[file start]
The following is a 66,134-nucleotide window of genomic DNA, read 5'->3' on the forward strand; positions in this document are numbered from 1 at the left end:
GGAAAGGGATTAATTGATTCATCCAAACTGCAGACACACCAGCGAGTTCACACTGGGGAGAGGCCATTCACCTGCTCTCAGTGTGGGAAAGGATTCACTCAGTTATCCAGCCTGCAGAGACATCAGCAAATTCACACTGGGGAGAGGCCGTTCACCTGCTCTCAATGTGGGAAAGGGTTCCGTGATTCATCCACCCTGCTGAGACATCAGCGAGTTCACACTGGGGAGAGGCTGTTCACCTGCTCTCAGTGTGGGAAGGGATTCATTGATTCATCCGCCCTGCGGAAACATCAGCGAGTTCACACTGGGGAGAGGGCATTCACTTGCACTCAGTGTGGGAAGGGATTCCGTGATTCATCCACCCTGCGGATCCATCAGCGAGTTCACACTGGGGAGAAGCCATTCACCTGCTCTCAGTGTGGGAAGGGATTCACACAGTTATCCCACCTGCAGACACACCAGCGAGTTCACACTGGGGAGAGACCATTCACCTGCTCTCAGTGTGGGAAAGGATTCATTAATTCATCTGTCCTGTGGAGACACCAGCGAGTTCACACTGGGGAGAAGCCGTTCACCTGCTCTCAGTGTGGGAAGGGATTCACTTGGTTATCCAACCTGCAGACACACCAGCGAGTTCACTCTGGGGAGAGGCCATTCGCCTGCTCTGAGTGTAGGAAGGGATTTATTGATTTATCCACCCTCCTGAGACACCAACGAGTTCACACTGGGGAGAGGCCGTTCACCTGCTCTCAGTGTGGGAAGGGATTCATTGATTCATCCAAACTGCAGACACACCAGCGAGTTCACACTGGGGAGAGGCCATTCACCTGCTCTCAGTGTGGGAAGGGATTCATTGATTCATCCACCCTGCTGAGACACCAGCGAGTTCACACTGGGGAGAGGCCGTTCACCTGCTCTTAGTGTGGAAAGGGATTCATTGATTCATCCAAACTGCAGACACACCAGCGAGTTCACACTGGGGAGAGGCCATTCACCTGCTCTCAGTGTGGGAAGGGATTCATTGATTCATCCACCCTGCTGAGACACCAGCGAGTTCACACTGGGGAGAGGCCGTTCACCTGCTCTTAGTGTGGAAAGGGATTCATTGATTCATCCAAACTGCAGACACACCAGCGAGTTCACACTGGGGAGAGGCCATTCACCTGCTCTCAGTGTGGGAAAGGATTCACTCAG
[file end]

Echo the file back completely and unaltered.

The following is a 66,134-nucleotide window of genomic DNA, read 5'->3' on the forward strand; positions in this document are numbered from 1 at the left end:
GGAAAGGGATTAATTGATTCATCCAAACTGCAGACACACCAGCGAGTTCACACTGGGGAGAGGCCATTCACCTGCTCTCAGTGTGGGAAAGGATTCACTCAGTTATCCAGCCTGCAGAGACATCAGCAAATTCACACTGGGGAGAGGCCGTTCACCTGCTCTCAATGTGGGAAAGGGTTCCGTGATTCATCCACCCTGCTGAGACATCAGCGAGTTCACACTGGGGAGAGGCTGTTCACCTGCTCTCAGTGTGGGAAGGGATTCATTGATTCATCCGCCCTGCGGAAACATCAGCGAGTTCACACTGGGGAGAGGGCATTCACTTGCACTCAGTGTGGGAAGGGATTCCGTGATTCATCCACCCTGCGGATCCATCAGCGAGTTCACACTGGGGAGAAGCCATTCACCTGCTCTCAGTGTGGGAAGGGATTCACACAGTTATCCCACCTGCAGACACACCAGCGAGTTCACACTGGGGAGAGACCATTCACCTGCTCTCAGTGTGGGAAAGGATTCATTAATTCATCTGTCCTGTGGAGACACCAGCGAGTTCACACTGGGGAGAAGCCGTTCACCTGCTCTCAGTGTGGGAAGGGATTCACTTGGTTATCCAACCTGCAGACACACCAGCGAGTTCACTCTGGGGAGAGGCCATTCGCCTGCTCTGAGTGTAGGAAGGGATTTATTGATTTATCCACCCTCCTGAGACACCAACGAGTTCACACTGGGGAGAGGCCGTTCACCTGCTCTCAGTGTGGGAAGGGATTCATTGATTCATCCAAACTGCAGACACACCAGCGAGTTCACACTGGGGAGAGGCCATTCACCTGCTCTCAGTGTGGGAAGGGATTCATTGATTCATCCACCCTGCTGAGACACCAGCGAGTTCACACTGGGGAGAGGCCGTTCACCTGCTCTTAGTGTGGAAAGGGATTCATTGATTCATCCAAACTGCAGACACACCAGCGAGTTCACACTGGGGAGAGGCCATTCACCTGCTCTCAGTGTGGGAAGGGATTCATTGATTCATCCACCCTGCTGAGACACCAGCGAGTTCACACTGGGGAGAGGCCGTTCACCTGCTCTTAGTGTGGAAAGGGATTCATTGATTCATCCAAACTGCAGACACACCAGCGAGTTCACACTGGGGAGAGGCCATTCACCTGCTCTCAGTGTGGGAAAGGATTCACTCAG